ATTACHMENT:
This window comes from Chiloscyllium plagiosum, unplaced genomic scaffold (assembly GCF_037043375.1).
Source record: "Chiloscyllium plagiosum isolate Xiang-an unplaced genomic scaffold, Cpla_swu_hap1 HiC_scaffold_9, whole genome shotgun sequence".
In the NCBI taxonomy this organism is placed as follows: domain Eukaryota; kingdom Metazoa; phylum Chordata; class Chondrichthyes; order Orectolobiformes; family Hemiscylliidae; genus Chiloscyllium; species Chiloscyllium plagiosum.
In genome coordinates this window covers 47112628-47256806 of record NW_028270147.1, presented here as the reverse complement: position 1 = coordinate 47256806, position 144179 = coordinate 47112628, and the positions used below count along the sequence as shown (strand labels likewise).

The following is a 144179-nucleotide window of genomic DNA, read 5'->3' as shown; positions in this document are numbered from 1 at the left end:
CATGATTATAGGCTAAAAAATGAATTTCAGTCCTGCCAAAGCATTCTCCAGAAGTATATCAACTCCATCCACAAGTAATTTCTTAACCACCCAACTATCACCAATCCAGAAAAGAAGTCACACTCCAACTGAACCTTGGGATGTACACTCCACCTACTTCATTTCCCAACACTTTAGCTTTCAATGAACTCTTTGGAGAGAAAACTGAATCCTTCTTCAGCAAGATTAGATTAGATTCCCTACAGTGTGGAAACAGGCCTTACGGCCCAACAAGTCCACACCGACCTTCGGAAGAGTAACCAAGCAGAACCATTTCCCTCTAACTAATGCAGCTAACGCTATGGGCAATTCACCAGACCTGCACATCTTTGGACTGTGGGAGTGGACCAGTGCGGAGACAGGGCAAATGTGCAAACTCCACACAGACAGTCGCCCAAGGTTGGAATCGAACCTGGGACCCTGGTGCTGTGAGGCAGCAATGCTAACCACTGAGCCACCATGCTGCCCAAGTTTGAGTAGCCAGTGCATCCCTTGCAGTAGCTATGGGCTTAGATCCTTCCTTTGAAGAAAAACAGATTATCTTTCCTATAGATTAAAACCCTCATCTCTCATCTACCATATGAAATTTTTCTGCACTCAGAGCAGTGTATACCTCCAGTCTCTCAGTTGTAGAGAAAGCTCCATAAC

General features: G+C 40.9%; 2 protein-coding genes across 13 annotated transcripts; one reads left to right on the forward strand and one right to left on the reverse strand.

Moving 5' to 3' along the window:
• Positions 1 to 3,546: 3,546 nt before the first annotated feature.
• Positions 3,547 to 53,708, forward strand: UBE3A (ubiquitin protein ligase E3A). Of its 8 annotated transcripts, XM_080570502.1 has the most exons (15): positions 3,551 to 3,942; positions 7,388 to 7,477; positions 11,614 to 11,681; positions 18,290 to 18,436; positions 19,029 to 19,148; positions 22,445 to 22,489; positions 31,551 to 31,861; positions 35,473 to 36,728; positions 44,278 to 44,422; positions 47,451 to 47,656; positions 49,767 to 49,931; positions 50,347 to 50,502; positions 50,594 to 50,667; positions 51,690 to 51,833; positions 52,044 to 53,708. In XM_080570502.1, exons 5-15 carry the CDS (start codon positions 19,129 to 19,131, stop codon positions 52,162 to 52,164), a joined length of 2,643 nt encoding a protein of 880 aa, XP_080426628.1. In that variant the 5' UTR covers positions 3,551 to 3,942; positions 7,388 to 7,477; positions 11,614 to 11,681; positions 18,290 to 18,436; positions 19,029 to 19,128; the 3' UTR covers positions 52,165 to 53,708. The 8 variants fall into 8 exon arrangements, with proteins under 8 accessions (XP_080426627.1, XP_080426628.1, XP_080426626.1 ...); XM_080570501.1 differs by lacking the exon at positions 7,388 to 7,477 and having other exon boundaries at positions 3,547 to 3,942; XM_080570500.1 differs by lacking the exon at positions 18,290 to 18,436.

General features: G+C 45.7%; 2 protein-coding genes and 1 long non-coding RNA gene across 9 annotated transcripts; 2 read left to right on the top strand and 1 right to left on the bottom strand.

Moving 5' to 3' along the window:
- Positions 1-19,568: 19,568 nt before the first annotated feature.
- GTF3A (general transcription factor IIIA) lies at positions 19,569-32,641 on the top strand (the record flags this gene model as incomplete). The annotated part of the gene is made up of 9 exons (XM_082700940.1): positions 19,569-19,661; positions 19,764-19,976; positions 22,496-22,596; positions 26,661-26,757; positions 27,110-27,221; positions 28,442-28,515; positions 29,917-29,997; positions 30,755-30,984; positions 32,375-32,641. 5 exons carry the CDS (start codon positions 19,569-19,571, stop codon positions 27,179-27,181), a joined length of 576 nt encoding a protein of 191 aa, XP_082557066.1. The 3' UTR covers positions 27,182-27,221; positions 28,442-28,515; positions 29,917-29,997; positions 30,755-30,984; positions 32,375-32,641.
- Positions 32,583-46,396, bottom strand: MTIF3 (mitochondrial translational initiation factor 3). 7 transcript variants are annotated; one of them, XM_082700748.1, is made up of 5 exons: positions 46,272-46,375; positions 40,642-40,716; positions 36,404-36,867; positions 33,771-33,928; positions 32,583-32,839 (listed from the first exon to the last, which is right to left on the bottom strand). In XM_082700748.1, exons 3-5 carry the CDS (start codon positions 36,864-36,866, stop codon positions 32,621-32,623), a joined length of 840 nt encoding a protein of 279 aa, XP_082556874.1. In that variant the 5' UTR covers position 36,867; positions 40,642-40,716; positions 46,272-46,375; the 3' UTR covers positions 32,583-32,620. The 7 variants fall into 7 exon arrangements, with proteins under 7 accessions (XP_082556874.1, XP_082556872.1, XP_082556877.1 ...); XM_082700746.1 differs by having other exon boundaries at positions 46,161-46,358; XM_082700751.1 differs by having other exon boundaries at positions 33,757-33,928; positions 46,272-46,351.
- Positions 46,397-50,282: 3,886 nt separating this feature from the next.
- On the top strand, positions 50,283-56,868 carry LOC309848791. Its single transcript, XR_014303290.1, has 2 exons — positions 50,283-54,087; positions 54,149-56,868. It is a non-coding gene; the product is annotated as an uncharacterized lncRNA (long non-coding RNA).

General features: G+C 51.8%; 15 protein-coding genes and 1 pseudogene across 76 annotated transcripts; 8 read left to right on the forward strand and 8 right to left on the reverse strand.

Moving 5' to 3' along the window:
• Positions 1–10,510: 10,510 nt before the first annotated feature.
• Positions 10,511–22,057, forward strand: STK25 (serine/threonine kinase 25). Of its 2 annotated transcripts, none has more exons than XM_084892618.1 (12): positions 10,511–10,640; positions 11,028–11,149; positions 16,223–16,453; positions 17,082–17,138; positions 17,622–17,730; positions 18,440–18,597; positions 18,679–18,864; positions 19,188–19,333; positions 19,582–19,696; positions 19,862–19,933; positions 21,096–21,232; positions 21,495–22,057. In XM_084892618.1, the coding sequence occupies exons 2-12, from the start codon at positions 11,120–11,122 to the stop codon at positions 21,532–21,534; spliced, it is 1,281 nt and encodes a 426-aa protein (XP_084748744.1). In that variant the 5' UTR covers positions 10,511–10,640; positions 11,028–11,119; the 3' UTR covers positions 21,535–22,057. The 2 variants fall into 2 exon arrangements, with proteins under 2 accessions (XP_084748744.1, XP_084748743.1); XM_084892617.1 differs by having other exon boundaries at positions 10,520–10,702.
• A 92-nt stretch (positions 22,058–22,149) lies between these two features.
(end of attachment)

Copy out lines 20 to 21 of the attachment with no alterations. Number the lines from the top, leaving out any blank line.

• Positions 1–10,510: 10,510 nt before the first annotated feature.
• Positions 10,511–22,057, forward strand: STK25 (serine/threonine kinase 25). Of its 2 annotated transcripts, none has more exons than XM_084892618.1 (12): positions 10,511–10,640; positions 11,028–11,149; positions 16,223–16,453; positions 17,082–17,138; positions 17,622–17,730; positions 18,440–18,597; positions 18,679–18,864; positions 19,188–19,333; positions 19,582–19,696; positions 19,862–19,933; positions 21,096–21,232; positions 21,495–22,057. In XM_084892618.1, the coding sequence occupies exons 2-12, from the start codon at positions 11,120–11,122 to the stop codon at positions 21,532–21,534; spliced, it is 1,281 nt and encodes a 426-aa protein (XP_084748744.1). In that variant the 5' UTR covers positions 10,511–10,640; positions 11,028–11,119; the 3' UTR covers positions 21,535–22,057. The 2 variants fall into 2 exon arrangements, with proteins under 2 accessions (XP_084748744.1, XP_084748743.1); XM_084892617.1 differs by having other exon boundaries at positions 10,520–10,702.